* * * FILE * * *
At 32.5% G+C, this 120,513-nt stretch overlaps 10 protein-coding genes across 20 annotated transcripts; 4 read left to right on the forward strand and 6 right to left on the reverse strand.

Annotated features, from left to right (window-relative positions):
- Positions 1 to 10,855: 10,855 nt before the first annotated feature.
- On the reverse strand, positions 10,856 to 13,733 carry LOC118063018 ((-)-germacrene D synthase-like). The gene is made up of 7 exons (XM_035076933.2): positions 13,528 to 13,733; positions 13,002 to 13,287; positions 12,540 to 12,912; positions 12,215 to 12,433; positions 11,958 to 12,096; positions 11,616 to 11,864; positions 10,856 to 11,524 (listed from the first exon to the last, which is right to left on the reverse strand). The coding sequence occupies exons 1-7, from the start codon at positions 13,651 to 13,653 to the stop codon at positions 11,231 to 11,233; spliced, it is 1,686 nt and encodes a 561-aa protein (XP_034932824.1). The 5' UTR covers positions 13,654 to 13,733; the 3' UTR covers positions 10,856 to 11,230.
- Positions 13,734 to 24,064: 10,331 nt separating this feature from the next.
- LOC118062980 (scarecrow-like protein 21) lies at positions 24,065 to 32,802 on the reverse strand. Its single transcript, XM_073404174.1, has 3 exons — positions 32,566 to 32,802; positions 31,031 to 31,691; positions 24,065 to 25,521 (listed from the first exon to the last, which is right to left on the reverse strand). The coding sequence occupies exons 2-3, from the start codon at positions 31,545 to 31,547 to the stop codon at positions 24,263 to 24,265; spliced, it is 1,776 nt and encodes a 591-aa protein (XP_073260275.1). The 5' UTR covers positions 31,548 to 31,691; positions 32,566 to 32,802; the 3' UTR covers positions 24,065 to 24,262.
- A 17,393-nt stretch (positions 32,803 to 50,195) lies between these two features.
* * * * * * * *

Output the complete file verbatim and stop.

At 32.5% G+C, this 120,513-nt stretch overlaps 10 protein-coding genes across 20 annotated transcripts; 4 read left to right on the forward strand and 6 right to left on the reverse strand.

Annotated features, from left to right (window-relative positions):
- Positions 1 to 10,855: 10,855 nt before the first annotated feature.
- On the reverse strand, positions 10,856 to 13,733 carry LOC118063018 ((-)-germacrene D synthase-like). The gene is made up of 7 exons (XM_035076933.2): positions 13,528 to 13,733; positions 13,002 to 13,287; positions 12,540 to 12,912; positions 12,215 to 12,433; positions 11,958 to 12,096; positions 11,616 to 11,864; positions 10,856 to 11,524 (listed from the first exon to the last, which is right to left on the reverse strand). The coding sequence occupies exons 1-7, from the start codon at positions 13,651 to 13,653 to the stop codon at positions 11,231 to 11,233; spliced, it is 1,686 nt and encodes a 561-aa protein (XP_034932824.1). The 5' UTR covers positions 13,654 to 13,733; the 3' UTR covers positions 10,856 to 11,230.
- Positions 13,734 to 24,064: 10,331 nt separating this feature from the next.
- LOC118062980 (scarecrow-like protein 21) lies at positions 24,065 to 32,802 on the reverse strand. Its single transcript, XM_073404174.1, has 3 exons — positions 32,566 to 32,802; positions 31,031 to 31,691; positions 24,065 to 25,521 (listed from the first exon to the last, which is right to left on the reverse strand). The coding sequence occupies exons 2-3, from the start codon at positions 31,545 to 31,547 to the stop codon at positions 24,263 to 24,265; spliced, it is 1,776 nt and encodes a 591-aa protein (XP_073260275.1). The 5' UTR covers positions 31,548 to 31,691; positions 32,566 to 32,802; the 3' UTR covers positions 24,065 to 24,262.
- A 17,393-nt stretch (positions 32,803 to 50,195) lies between these two features.